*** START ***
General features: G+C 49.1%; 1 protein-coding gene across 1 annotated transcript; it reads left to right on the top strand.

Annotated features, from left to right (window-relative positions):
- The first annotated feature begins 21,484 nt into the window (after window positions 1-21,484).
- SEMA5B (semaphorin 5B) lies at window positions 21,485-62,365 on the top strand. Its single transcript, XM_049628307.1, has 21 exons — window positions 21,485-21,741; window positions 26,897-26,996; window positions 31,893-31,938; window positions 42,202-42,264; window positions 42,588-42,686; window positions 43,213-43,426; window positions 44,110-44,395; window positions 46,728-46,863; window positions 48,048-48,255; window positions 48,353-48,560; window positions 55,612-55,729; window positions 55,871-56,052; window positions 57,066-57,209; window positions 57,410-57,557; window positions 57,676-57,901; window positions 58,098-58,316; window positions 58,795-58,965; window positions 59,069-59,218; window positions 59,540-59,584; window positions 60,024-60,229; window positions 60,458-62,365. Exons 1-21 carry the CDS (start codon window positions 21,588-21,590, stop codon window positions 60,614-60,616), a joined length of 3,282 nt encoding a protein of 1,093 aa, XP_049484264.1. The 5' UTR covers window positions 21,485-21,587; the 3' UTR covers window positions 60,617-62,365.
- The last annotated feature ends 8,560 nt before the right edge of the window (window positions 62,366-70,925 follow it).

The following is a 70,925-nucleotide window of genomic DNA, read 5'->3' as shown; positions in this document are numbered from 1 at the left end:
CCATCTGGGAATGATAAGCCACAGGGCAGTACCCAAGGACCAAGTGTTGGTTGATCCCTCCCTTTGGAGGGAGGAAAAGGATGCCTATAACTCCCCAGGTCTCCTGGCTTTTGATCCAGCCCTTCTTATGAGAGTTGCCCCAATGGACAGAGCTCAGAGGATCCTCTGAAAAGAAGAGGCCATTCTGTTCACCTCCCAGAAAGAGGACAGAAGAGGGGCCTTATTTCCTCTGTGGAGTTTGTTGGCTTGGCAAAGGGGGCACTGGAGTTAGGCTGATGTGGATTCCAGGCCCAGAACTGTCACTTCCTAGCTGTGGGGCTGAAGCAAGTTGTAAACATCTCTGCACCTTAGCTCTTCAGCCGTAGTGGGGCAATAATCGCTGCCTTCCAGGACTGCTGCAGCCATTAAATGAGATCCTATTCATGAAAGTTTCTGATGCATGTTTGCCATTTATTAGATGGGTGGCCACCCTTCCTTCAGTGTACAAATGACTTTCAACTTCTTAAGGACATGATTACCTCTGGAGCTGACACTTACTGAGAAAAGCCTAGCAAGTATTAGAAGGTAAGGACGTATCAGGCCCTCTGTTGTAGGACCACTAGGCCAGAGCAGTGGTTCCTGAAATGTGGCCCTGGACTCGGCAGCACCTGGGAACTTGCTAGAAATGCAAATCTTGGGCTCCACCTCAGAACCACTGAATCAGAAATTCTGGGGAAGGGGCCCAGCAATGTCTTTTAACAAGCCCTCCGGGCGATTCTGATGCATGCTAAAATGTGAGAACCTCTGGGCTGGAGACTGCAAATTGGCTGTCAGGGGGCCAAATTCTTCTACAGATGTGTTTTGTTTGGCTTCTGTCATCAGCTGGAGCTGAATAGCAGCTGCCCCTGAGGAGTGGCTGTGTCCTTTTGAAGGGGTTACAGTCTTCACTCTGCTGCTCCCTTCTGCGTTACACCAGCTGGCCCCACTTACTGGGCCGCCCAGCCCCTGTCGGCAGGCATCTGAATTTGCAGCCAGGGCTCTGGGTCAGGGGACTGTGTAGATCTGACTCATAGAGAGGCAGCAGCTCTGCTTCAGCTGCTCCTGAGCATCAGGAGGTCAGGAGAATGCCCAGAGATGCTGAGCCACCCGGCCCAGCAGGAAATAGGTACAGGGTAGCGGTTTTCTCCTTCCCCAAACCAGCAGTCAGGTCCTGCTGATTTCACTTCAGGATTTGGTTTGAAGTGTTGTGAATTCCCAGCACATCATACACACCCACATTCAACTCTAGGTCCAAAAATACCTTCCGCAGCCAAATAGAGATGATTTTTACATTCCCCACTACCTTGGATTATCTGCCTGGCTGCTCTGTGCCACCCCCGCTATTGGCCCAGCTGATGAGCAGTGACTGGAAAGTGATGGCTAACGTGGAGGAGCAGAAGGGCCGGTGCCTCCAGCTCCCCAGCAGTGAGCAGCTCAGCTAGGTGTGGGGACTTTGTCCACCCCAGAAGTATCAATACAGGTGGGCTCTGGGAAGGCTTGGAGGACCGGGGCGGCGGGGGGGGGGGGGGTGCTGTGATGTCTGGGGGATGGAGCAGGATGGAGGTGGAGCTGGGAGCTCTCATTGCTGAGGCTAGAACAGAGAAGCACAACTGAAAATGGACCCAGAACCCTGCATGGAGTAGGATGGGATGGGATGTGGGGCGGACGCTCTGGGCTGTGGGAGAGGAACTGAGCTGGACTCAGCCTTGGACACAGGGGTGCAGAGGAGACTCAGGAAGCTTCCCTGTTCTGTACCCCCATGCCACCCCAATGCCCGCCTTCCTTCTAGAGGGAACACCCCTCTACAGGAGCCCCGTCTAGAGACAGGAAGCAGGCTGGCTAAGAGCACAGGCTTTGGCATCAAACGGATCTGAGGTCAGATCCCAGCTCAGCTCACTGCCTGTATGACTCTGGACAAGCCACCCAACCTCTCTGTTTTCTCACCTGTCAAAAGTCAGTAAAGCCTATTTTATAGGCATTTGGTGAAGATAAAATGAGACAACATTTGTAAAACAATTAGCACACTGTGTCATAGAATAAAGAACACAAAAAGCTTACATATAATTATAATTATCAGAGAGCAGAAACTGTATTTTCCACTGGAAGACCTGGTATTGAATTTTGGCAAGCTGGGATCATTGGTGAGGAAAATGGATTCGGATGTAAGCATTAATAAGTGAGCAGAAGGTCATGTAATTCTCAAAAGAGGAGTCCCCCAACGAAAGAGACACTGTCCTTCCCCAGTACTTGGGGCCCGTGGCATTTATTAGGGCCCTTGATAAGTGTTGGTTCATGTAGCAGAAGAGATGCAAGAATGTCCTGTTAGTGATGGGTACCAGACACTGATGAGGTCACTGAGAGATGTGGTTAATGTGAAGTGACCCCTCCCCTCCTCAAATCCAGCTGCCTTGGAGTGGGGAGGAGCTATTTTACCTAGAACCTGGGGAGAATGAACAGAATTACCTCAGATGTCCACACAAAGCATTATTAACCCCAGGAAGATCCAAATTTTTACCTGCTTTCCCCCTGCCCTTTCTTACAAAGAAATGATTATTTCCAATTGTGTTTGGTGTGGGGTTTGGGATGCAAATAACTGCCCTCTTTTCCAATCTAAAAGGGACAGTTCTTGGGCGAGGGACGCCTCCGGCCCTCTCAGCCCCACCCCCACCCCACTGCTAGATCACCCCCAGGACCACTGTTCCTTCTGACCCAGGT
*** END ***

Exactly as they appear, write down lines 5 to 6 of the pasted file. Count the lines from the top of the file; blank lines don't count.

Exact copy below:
- The last annotated feature ends 8,560 nt before the right edge of the window (window positions 62,366-70,925 follow it).

The following is a 70,925-nucleotide window of genomic DNA, read 5'->3' as shown; positions in this document are numbered from 1 at the left end: